Campus Violence- A Problem at Cal U?
Although violent behavior is an issue among some schools and colleges, statistics show that California University of Pennsylvania is not among those problem schools, with low incidences of assault and mostly minor
According to the 2013 crime statistics report, there has been one aggravated assault on campus in 2012, three simple assaults in 2012, and two simple assaults on campus in 2010.
The crime statistics report is maintained by campus police and can be found under the student affairs section of the Cal U website.
James Jeffrey, a Cal U campus police officer, said that campus police have been working to decrease violence. Jeffrey, who started working at the police department in 2010, said they have had more serious incidents of violence then, which have been decreasing.
“We do a lot of work with the drug and alcohol coalition,”
Jeffrey said. “A lot of violence is alcohol related.”
Cal U provides more things to do at night rather than drinking and hired more officers, Jeffrey said.
University police also attend classes and programs with tips about how people can protect their selves, Jeffrey
Associate Dean for Student Conduct Jim Pflugh, said he saw “one or two significant violent incidents and five to 10 minor disputes” so far in the fall 2013 school year.
Pflugh, who has worked with Cal U for 20 years, said violence decreased since he first started at the school. He deals largely with arguments and relationship disagreements, which he said are a result of “lack of conflict
resolution skills,” and alcohol.
Fifty percent of the cases over the five years have been related to alcohol or underage. Fighting and sexual assault are often results of drinking, Pflugh said.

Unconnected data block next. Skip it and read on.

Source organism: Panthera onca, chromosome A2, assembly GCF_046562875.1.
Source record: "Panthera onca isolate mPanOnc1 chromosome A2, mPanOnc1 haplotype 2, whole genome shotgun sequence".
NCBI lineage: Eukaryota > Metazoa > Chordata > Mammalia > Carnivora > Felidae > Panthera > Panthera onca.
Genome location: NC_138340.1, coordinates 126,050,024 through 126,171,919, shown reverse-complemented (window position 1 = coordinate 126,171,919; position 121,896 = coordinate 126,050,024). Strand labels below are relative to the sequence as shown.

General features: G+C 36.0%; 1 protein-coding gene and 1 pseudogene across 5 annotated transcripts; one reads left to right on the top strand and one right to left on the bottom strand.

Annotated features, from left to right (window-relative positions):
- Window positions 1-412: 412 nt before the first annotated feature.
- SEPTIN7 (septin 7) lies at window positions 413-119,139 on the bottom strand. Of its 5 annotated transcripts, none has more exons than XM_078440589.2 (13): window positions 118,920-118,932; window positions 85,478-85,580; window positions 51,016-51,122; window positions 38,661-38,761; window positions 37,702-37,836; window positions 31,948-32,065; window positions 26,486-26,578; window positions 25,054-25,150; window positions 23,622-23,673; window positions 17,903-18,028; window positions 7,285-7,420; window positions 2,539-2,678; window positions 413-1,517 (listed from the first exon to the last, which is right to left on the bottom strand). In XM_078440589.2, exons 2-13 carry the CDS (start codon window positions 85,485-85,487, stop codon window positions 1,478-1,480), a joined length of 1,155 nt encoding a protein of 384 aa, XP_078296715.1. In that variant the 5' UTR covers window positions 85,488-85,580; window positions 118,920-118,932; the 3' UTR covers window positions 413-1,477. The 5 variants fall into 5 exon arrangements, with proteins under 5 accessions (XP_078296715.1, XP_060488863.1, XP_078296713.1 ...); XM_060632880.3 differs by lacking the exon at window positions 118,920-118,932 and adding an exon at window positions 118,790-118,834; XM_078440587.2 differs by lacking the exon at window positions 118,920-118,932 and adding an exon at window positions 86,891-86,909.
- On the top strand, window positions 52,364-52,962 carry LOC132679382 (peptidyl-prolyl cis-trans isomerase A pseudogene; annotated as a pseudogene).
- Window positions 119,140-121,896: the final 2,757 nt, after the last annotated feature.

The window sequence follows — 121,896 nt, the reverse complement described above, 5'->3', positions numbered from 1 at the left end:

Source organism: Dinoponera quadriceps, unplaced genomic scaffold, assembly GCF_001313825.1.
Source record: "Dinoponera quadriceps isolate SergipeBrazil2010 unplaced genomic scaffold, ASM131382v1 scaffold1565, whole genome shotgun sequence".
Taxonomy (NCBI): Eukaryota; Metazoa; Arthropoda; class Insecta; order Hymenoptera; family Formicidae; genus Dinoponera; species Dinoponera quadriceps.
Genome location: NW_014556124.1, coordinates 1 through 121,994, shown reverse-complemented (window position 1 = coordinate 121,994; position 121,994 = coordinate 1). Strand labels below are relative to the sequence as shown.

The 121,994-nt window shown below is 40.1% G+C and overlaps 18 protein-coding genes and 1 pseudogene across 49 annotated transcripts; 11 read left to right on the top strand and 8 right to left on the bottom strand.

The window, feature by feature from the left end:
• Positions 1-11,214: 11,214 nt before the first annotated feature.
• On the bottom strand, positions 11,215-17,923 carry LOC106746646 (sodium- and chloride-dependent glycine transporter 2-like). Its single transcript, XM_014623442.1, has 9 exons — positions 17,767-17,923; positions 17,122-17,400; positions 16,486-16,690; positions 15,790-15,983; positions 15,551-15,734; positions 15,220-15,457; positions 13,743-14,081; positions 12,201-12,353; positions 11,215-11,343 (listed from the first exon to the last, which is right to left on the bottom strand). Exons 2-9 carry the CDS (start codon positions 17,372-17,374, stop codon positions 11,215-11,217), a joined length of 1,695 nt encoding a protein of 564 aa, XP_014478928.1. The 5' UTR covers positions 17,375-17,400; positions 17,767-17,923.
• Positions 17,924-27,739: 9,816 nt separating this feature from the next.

The Student Affairs office looks at the causes of
violence. Depending on the extent of the violent behavior, Student Affairs can suspend or expel students who violate conduct regulations. Non students can be banned from the university or a specific residence hall for sexual violence or
extreme aggressive behavior.
Kay Dorrance, end violence center coordinator, sees issues of sexual and relationship violence on a weekly basis, she said.
“Sometimes we have to order a no-contact directive or a
Protection from Abuse order” Dorrance said. “These provide protection from future injury to those dealing with abuse.”
According to the Crime Statistics Report, there were two
forcible sex offenses on campus in 2010, four in 2011, and two in 2012.
Students can come in and request no action be taken against their attacker. If an anonymous report of sexual assault is placed, the Student Conduct office must make sure the report isn’t a threat to others on campus, Pflugh said.
Since October is sexual violence awareness month, a panel and group of Cal U students will be attending a conference in October in order to shine light on the issue of
sexual assault and harassment, Jeffrey said. Any student can attend to get more information about sexual violence and proactively take a stance.
By Victoria Martin.